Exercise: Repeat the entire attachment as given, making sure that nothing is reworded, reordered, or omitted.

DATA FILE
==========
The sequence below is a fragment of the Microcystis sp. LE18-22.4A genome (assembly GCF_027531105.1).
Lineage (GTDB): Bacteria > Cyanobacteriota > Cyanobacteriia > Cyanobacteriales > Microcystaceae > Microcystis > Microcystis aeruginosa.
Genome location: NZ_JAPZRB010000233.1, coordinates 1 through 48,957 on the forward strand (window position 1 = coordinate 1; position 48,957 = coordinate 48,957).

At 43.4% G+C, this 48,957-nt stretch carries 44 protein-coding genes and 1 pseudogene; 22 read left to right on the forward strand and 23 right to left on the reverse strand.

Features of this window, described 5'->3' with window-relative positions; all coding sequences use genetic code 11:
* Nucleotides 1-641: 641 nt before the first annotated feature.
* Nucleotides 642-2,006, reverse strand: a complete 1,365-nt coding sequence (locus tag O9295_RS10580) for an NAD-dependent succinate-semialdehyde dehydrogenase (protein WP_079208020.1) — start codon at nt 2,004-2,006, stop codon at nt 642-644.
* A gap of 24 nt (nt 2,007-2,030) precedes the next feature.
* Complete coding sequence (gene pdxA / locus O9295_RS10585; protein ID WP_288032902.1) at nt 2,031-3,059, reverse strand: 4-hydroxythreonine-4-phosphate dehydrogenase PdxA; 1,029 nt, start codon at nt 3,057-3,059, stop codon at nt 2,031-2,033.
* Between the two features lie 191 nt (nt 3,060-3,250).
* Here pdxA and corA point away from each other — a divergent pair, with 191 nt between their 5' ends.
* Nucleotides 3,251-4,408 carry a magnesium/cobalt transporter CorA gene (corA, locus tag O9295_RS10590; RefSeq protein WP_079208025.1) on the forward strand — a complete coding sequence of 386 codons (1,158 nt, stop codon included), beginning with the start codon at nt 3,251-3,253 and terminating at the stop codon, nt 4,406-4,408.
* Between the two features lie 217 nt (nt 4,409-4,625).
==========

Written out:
The sequence below is a fragment of the Microcystis sp. LE18-22.4A genome (assembly GCF_027531105.1).
Lineage (GTDB): Bacteria > Cyanobacteriota > Cyanobacteriia > Cyanobacteriales > Microcystaceae > Microcystis > Microcystis aeruginosa.
Genome location: NZ_JAPZRB010000233.1, coordinates 1 through 48,957 on the forward strand (window position 1 = coordinate 1; position 48,957 = coordinate 48,957).

At 43.4% G+C, this 48,957-nt stretch carries 44 protein-coding genes and 1 pseudogene; 22 read left to right on the forward strand and 23 right to left on the reverse strand.

Features of this window, described 5'->3' with window-relative positions; all coding sequences use genetic code 11:
* Nucleotides 1-641: 641 nt before the first annotated feature.
* Nucleotides 642-2,006, reverse strand: a complete 1,365-nt coding sequence (locus tag O9295_RS10580) for an NAD-dependent succinate-semialdehyde dehydrogenase (protein WP_079208020.1) — start codon at nt 2,004-2,006, stop codon at nt 642-644.
* A gap of 24 nt (nt 2,007-2,030) precedes the next feature.
* Complete coding sequence (gene pdxA / locus O9295_RS10585; protein ID WP_288032902.1) at nt 2,031-3,059, reverse strand: 4-hydroxythreonine-4-phosphate dehydrogenase PdxA; 1,029 nt, start codon at nt 3,057-3,059, stop codon at nt 2,031-2,033.
* Between the two features lie 191 nt (nt 3,060-3,250).
* Here pdxA and corA point away from each other — a divergent pair, with 191 nt between their 5' ends.
* Nucleotides 3,251-4,408 carry a magnesium/cobalt transporter CorA gene (corA, locus tag O9295_RS10590; RefSeq protein WP_079208025.1) on the forward strand — a complete coding sequence of 386 codons (1,158 nt, stop codon included), beginning with the start codon at nt 3,251-3,253 and terminating at the stop codon, nt 4,406-4,408.
* Between the two features lie 217 nt (nt 4,409-4,625).